Another factor in your decision is tough to decipher: How does the cost of investing inside the 401(k) compare with what you'd pay if your money was in an IRA? You may have a hard time figuring that out because the plan’s administrative and record-keeping fees are not listed on individual investment statements.

The first step is to check the expense ratio of each fund offered by your company plan. You can find the expense ratio, which is the percentage the fund manager demands to cover its expenses, on the fund's Web site or perhaps on your plan's Web site. An expense ratio of 1% or less is reasonable. If you invest in an IRA, you can find many funds with low expense ratios.

A new tool can help if you work at one of the 45,000 companies whose plans have been rated, based on administrative costs, investment fees, returns and quality of investment choices, by BrightScope, based in San Diego. Visit www.brightscope.com, enter your company name, and the software kicks out a score between 1 (the worst) and 100 (the best). "People often discover their 401(k) is more expensive than the fees they would pay in an IRA," says Mike Alfred, chief executive officer of BrightScope. Total plan costs for the largest plans can be as low as 1%, but some small plans charge more than 3%.

If you go the IRA route, it's up to you to hold down costs by choosing low-cost funds, for example, or a discount broker. If you want ongoing professional management, find an adviser who won't charge you more than 1.5% of total assets a year.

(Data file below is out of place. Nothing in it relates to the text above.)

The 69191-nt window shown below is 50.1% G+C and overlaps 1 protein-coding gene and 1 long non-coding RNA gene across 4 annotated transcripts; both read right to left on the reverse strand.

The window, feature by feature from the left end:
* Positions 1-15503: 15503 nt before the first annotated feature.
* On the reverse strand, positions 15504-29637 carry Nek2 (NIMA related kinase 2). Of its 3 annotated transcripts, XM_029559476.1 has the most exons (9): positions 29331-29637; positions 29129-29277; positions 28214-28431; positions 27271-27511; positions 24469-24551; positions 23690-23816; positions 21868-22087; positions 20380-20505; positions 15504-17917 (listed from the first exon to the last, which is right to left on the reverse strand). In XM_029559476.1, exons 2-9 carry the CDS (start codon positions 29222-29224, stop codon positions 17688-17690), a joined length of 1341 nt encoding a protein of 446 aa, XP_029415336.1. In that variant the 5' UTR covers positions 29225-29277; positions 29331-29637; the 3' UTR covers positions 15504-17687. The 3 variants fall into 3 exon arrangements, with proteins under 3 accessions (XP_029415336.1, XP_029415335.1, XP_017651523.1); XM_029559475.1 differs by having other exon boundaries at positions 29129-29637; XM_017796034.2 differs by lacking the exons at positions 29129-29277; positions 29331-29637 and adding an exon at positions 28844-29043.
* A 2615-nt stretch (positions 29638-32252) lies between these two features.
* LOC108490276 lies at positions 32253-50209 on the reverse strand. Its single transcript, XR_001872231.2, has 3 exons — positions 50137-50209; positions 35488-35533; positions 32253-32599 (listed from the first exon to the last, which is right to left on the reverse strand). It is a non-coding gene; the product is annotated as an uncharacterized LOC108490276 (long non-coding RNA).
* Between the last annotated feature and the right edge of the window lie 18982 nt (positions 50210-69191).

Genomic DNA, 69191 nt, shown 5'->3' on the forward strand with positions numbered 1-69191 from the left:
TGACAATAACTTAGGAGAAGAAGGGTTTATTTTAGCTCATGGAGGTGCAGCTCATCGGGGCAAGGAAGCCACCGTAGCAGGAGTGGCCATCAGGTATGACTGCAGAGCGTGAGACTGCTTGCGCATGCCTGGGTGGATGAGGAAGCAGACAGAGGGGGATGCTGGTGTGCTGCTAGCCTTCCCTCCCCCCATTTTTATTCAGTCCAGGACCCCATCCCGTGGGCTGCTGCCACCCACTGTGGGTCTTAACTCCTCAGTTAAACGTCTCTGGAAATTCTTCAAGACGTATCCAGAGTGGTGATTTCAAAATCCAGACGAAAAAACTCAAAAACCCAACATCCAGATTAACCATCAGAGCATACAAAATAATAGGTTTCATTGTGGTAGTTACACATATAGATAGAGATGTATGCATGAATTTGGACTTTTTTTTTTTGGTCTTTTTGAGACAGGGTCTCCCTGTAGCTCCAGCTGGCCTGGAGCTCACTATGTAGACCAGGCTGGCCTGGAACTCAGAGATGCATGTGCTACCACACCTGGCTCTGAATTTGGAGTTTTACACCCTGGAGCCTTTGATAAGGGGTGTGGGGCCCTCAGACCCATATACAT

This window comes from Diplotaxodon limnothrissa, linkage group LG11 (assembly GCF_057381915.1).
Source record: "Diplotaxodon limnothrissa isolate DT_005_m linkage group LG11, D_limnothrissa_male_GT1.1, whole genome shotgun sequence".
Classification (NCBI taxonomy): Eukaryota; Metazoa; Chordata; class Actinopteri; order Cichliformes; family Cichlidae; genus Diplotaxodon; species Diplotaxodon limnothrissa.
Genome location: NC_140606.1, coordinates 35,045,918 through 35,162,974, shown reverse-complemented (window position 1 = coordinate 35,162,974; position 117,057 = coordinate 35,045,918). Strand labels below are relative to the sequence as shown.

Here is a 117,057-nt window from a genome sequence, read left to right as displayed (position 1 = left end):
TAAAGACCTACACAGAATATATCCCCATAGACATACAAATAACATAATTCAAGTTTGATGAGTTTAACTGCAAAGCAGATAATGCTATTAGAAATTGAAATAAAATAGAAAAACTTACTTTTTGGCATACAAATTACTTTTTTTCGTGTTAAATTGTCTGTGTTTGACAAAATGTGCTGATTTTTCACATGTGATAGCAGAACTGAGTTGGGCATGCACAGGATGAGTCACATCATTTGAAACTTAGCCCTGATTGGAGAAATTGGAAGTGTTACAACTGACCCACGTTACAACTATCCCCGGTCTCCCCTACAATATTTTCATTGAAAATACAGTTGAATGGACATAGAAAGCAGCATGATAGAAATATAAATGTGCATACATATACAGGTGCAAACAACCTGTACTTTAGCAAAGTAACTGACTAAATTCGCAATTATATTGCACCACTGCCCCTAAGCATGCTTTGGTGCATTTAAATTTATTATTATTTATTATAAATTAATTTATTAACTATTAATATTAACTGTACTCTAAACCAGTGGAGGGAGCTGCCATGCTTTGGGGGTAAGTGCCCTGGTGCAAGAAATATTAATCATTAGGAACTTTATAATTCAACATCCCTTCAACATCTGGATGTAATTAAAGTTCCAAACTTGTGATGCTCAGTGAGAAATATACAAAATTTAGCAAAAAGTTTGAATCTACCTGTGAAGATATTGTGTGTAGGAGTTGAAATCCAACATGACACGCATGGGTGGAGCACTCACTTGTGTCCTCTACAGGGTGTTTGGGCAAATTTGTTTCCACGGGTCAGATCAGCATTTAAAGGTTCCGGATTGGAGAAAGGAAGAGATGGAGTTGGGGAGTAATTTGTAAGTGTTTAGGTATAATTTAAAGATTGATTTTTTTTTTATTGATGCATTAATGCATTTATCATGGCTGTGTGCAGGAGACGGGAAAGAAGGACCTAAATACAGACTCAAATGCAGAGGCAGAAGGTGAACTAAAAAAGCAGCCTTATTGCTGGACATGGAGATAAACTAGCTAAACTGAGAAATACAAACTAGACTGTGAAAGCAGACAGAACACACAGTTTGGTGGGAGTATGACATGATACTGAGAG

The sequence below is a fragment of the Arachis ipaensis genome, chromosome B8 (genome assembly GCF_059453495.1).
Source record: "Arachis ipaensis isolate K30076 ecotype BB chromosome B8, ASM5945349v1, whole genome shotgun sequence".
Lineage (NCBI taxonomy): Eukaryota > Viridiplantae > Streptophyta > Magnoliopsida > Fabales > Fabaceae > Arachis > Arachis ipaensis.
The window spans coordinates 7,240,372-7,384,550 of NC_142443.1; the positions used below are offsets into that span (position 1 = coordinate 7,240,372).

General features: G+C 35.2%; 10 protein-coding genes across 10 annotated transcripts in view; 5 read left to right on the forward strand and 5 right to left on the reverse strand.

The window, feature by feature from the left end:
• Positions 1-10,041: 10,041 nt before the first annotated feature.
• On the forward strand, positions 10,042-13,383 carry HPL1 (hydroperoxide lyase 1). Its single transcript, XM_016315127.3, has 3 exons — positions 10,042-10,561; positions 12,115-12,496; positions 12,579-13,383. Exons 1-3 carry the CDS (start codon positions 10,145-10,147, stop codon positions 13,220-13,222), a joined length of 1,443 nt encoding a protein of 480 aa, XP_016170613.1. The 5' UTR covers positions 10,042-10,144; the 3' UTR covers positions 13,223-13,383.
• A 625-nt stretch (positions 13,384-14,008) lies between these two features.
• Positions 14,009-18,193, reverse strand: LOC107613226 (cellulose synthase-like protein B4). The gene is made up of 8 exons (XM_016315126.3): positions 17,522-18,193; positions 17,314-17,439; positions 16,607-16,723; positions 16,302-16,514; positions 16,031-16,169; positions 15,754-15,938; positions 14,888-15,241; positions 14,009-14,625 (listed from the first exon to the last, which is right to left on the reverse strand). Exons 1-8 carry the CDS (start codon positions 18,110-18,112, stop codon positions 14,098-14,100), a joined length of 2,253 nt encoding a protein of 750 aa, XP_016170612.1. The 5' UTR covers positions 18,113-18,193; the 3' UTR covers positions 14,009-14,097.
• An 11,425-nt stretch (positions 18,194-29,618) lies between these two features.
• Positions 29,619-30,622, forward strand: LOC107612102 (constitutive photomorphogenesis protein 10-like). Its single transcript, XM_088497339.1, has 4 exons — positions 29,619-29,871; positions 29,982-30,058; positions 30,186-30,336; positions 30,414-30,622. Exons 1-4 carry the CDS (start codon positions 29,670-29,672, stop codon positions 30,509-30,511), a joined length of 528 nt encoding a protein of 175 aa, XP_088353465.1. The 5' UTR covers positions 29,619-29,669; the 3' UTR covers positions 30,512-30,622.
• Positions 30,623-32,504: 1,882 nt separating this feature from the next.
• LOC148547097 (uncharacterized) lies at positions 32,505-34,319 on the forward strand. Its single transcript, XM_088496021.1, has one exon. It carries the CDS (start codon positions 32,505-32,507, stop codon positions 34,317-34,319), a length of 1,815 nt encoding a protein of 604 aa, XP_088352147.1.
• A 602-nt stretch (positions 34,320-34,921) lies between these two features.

Before making a decision, Steve Goodno, 64, a resident of Orange, Cal., asked his company's human-resources department for a list of his 401(k) fees. Goodno, who is about to retire as a manager from a large engineering company, then compared the fees to what it would cost to hire an investment manager.

He opted for the IRA rollover. "The IRA was the more reasonable cost option," he says. Goodno says the fee issue was one factor in his decision to leave the 401(k). He also wanted more investment choices and control over his retirement plan.

When moving 401(k) assets into an IRA, be sure to follow the strict rules governing rollovers. You can use an existing IRA or open a new one. Fill out the forms with the IRA custodian. You'll also need to fill out forms with your 401(k) administrator. Make sure the administrator directly transfers the money in what's called a trustee-to-trustee transfer.

If the plan administrator instead hands you a check written in your name, it's considered a taxable distribution and the plan must withhold 20% of the amount for the IRS. You will need to come up with the 20% from other sources when you deposit the check in the IRA. You have 60 days to get the check into the IRA. If you miss the deadline, the IRS will tax the entire amount and you will lose the chance for tax-deferred growth.

There's a twist if your 401(k) holds stock of your employer that has appreciated significantly. In this case, you can take advantage of a tax break for "net unrealized appreciation," also known as NUA. When you take a lump sum from the 401(k), you transfer the company shares directly to a taxable account and the rest to the IRA.

You will pay ordinary-income tax, at a rate of up to 35%, only on the price the company paid for the stock. You will enjoy the long-term capital-gains rate (currently topping out at 15%) on any appreciation since you bought the shares. That bill comes due only when you eventually sell the shares. If instead you roll the company stock into an IRA, you will owe ordinary-income tax on all appreciation when you make withdrawals from the account.